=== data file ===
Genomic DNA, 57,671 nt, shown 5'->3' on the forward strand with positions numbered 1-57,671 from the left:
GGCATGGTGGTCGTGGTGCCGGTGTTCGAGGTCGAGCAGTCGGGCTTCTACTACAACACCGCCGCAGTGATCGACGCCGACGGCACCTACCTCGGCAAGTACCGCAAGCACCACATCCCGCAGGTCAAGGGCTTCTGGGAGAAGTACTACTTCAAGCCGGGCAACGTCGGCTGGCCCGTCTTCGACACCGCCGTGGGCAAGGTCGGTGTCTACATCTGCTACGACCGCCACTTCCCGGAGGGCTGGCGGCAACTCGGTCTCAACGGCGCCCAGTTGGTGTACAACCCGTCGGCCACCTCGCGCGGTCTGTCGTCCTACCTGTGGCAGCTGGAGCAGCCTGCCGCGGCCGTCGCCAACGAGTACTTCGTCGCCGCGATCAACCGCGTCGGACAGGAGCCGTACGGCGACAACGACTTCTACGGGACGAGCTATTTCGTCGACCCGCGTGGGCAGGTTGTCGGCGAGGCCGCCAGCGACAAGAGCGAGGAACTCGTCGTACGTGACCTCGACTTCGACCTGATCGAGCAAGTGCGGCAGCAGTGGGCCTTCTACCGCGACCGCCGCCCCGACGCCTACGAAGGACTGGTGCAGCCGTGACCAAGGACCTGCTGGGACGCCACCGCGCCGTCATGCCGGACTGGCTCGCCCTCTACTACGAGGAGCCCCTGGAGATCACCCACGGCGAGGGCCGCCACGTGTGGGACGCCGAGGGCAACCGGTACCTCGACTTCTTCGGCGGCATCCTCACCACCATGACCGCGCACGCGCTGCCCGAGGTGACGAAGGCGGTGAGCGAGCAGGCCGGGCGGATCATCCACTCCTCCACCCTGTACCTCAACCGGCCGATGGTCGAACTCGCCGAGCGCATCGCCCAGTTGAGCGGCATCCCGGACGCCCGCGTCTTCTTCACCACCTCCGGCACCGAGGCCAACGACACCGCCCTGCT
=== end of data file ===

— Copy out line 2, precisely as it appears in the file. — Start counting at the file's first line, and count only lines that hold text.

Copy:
GGCATGGTGGTCGTGGTGCCGGTGTTCGAGGTCGAGCAGTCGGGCTTCTACTACAACACCGCCGCAGTGATCGACGCCGACGGCACCTACCTCGGCAAGTACCGCAAGCACCACATCCCGCAGGTCAAGGGCTTCTGGGAGAAGTACTACTTCAAGCCGGGCAACGTCGGCTGGCCCGTCTTCGACACCGCCGTGGGCAAGGTCGGTGTCTACATCTGCTACGACCGCCACTTCCCGGAGGGCTGGCGGCAACTCGGTCTCAACGGCGCCCAGTTGGTGTACAACCCGTCGGCCACCTCGCGCGGTCTGTCGTCCTACCTGTGGCAGCTGGAGCAGCCTGCCGCGGCCGTCGCCAACGAGTACTTCGTCGCCGCGATCAACCGCGTCGGACAGGAGCCGTACGGCGACAACGACTTCTACGGGACGAGCTATTTCGTCGACCCGCGTGGGCAGGTTGTCGGCGAGGCCGCCAGCGACAAGAGCGAGGAACTCGTCGTACGTGACCTCGACTTCGACCTGATCGAGCAAGTGCGGCAGCAGTGGGCCTTCTACCGCGACCGCCGCCCCGACGCCTACGAAGGACTGGTGCAGCCGTGACCAAGGACCTGCTGGGACGCCACCGCGCCGTCATGCCGGACTGGCTCGCCCTCTACTACGAGGAGCCCCTGGAGATCACCCACGGCGAGGGCCGCCACGTGTGGGACGCCGAGGGCAACCGGTACCTCGACTTCTTCGGCGGCATCCTCACCACCATGACCGCGCACGCGCTGCCCGAGGTGACGAAGGCGGTGAGCGAGCAGGCCGGGCGGATCATCCACTCCTCCACCCTGTACCTCAACCGGCCGATGGTCGAACTCGCCGAGCGCATCGCCCAGTTGAGCGGCATCCCGGACGCCCGCGTCTTCTTCACCACCTCCGGCACCGAGGCCAACGACACCGCCCTGCT